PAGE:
Only son is going to be a published poet. His poem tribute to a jaguar has won him a spot in a poetry book. I slightly suspect that all 10,000 entries to the poetry competition may be being published somewhere and that this is just a way of getting parents to buy poetry books, but still he’s got a certificate and everything. The only problem is 1) the certificate has spelt his name completely wrong, much to the delight of his sisters, and 2) only son is adamant that he does not want to be a published poet. “I am NOT a poet,” he said most definitely.
The poem is based on random thoughts about jaguars, eg, thinking about jaguars’ speed, only son was interested in getting them to go even faster. He wrote: “A trainer would make you quicker, But you might eat them for dinner.” The last line is where he seals the deal: “I hope you get to Canada, Spotty jag-jag-jaguar.” For some reason, only son thinks jaguars’ ultimate ambition is to get to Canada.
It’s just one high point of the week. Daughter two told us on the school run that she had got the top mark in her history class for her “use of sources”. She claims not to know what a source is so this was good going. As my mum says, daughter two is the “dark horse” of the family. For her parents evening this week, she told me that on no account should I mention that her top reading choices are the Argos catalogue and Diary of a Wimpy Kid. “The teacher thinks I am a serious intellectual, mum, because I am very quiet,” she said. “In any event, I’ve moved on from the Argos catalogue.” I confess that I did mention the Argos catalogue at her Year 7 parents evening.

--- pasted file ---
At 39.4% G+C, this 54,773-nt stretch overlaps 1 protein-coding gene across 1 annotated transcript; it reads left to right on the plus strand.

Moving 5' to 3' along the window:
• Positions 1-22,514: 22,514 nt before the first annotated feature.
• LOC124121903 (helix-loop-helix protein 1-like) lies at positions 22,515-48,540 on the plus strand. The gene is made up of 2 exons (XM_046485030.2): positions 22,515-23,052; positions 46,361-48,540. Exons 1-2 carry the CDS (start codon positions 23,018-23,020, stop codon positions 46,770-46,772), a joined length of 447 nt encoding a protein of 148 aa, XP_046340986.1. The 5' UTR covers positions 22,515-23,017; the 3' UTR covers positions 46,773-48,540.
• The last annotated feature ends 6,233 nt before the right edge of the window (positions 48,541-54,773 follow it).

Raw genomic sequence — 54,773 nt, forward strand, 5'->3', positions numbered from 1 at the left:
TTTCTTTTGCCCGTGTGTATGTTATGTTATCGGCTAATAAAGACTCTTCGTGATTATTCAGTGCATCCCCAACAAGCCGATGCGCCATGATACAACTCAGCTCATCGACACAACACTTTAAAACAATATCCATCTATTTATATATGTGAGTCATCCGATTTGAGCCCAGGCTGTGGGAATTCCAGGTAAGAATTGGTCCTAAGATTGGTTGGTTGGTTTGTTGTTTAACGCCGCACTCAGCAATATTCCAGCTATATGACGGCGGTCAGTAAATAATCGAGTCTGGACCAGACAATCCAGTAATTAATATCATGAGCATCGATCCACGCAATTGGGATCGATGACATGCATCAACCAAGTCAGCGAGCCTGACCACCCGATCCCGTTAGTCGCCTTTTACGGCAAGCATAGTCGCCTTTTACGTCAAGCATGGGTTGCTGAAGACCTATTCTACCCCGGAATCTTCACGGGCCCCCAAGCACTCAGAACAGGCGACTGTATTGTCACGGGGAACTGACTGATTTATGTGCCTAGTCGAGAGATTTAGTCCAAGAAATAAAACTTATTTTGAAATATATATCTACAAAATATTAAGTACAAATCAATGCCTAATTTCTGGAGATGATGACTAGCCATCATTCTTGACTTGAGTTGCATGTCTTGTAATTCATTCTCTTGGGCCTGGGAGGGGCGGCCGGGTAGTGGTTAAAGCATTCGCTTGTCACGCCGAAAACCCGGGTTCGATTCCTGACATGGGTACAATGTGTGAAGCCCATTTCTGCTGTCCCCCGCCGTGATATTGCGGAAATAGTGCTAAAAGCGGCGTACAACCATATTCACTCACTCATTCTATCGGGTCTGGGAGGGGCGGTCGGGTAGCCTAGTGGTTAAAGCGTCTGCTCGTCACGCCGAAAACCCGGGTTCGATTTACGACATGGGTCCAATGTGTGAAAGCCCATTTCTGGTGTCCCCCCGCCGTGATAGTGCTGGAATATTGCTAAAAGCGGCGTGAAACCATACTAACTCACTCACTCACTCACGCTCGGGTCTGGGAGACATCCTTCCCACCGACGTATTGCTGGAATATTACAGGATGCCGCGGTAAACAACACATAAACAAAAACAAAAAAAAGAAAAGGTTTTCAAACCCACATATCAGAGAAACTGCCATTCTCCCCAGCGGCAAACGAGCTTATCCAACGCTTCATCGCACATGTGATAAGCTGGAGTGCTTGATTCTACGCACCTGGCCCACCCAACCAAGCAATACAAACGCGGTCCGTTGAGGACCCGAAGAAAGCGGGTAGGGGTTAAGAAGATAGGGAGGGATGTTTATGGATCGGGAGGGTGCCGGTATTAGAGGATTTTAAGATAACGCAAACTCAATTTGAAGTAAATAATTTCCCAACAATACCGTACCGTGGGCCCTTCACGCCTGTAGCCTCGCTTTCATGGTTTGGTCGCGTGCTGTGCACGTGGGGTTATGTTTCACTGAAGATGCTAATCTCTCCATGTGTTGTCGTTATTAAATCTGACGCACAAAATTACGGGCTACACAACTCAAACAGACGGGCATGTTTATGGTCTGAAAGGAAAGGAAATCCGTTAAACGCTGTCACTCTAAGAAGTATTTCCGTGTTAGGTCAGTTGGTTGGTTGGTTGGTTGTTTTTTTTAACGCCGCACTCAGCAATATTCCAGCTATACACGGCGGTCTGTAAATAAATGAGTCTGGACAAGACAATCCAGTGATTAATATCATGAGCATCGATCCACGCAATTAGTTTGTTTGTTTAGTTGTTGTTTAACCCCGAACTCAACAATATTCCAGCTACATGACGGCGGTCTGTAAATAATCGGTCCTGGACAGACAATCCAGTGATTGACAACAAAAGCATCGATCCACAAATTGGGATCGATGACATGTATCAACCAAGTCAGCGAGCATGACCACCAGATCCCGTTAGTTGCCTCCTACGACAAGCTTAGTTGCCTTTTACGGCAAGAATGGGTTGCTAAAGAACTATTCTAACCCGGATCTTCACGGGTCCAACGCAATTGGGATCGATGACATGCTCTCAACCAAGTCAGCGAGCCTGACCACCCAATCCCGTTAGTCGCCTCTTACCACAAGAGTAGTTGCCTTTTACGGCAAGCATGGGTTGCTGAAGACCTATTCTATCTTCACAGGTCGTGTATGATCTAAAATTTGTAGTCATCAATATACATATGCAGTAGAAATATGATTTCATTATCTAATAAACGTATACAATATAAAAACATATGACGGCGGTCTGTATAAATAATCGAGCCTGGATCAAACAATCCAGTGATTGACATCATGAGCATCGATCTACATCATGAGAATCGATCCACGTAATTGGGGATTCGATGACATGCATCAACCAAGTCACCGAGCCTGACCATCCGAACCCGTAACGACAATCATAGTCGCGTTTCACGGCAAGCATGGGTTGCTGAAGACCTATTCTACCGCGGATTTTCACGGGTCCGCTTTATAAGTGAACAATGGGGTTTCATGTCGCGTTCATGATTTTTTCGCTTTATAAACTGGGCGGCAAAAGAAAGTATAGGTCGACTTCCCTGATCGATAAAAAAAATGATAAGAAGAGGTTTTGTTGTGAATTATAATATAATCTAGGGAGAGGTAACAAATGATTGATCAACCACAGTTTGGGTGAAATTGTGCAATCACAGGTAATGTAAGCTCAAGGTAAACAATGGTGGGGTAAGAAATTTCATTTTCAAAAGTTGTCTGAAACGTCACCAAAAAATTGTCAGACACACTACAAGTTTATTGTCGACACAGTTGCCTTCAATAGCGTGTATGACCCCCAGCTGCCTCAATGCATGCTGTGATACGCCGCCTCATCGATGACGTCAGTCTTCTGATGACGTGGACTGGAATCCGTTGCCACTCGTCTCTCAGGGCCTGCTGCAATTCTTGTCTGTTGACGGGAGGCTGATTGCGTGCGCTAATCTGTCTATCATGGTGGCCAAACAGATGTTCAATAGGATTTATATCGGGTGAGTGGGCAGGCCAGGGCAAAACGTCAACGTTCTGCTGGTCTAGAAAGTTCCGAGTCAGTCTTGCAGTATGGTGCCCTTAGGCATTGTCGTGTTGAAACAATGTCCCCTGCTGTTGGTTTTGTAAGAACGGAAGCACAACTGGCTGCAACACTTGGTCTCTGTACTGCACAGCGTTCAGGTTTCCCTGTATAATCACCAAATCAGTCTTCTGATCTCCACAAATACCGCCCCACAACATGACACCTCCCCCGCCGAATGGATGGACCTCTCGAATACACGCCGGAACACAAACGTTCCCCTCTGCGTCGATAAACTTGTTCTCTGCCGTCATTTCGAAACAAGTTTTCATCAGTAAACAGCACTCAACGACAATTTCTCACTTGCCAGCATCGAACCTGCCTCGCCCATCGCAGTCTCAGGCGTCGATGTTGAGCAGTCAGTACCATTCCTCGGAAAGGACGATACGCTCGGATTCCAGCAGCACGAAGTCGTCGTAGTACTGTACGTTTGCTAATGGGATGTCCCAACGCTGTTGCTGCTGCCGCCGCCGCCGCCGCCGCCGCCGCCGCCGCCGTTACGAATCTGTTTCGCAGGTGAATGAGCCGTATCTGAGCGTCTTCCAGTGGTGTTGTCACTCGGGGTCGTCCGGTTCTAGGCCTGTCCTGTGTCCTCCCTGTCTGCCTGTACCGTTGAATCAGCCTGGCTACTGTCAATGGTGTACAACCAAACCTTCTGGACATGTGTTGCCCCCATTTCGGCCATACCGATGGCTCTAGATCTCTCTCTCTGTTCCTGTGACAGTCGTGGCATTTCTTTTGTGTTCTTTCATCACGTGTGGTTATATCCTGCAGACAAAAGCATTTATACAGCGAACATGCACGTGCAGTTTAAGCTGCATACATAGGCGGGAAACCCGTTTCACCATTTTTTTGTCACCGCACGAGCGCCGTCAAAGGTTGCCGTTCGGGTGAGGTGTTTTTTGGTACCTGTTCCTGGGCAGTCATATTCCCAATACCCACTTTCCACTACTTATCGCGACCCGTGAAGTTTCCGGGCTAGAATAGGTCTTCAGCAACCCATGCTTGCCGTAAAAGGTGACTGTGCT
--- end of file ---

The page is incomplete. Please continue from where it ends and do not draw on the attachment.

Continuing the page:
Daughter three then piped up from the back of the car that she had been chosen to do a Chinese exchange. “What, to actual China?” I asked, quickly followed by “who’s paying?” It turns out that she has been selected to buddy a Chinese student round the school and the exchange does not involve going to Beijing, but to the school canteen and back. Phew. Apparently it is a great honour and I am sure daughter three will be a great buddy and is probably boning up now on all things China.
In a rare show of interest for her mother, daughter one asked me how my week was going work wise. Usually she knows it is best to avoid this subject and switches off as soon as I start speaking and definitely at the bit where I list the latest technological problems I have encountered [this week the computer has started putting random lines of apostrophes in articles].
“I’ve had a good week too,” said only son. “I was doing maths and my teacher said that I had been very resilient.” “What does resilient mean?” asked daughter two. “It means that I have taken on a challenge and kept trying,” said only son. Everyone looked highly impressed, mainly because he knew what resilient meant.
Only son is having his first ever sleepover this weekend. Only son and his friend are like two shaken up bottles of Coke when they get together. We are all going to need to be at our most resilient to get any sleep.
*Mum on the run is Mandy Garner, editor of Workingmums.co.uk.